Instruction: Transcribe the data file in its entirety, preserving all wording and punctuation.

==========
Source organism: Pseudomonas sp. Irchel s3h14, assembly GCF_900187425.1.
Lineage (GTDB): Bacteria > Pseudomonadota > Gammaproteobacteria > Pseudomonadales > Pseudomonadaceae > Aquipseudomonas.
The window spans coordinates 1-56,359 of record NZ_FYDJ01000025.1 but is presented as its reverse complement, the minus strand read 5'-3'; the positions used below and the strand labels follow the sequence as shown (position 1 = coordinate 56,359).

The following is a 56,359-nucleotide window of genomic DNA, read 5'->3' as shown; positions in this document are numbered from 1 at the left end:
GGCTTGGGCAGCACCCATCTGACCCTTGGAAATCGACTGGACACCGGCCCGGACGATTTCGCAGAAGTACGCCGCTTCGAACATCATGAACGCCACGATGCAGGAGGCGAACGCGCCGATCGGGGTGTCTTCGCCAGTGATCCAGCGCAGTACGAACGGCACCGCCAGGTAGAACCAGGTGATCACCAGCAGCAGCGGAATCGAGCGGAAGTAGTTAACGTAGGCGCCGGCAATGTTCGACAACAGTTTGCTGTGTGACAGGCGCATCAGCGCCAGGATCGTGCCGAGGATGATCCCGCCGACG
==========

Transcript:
Source organism: Pseudomonas sp. Irchel s3h14, assembly GCF_900187425.1.
Lineage (GTDB): Bacteria > Pseudomonadota > Gammaproteobacteria > Pseudomonadales > Pseudomonadaceae > Aquipseudomonas.
The window spans coordinates 1-56,359 of record NZ_FYDJ01000025.1 but is presented as its reverse complement, the minus strand read 5'-3'; the positions used below and the strand labels follow the sequence as shown (position 1 = coordinate 56,359).

The following is a 56,359-nucleotide window of genomic DNA, read 5'->3' as shown; positions in this document are numbered from 1 at the left end:
GGCTTGGGCAGCACCCATCTGACCCTTGGAAATCGACTGGACACCGGCCCGGACGATTTCGCAGAAGTACGCCGCTTCGAACATCATGAACGCCACGATGCAGGAGGCGAACGCGCCGATCGGGGTGTCTTCGCCAGTGATCCAGCGCAGTACGAACGGCACCGCCAGGTAGAACCAGGTGATCACCAGCAGCAGCGGAATCGAGCGGAAGTAGTTAACGTAGGCGCCGGCAATGTTCGACAACAGTTTGCTGTGTGACAGGCGCATCAGCGCCAGGATCGTGCCGAGGATGATCCCGCCGACG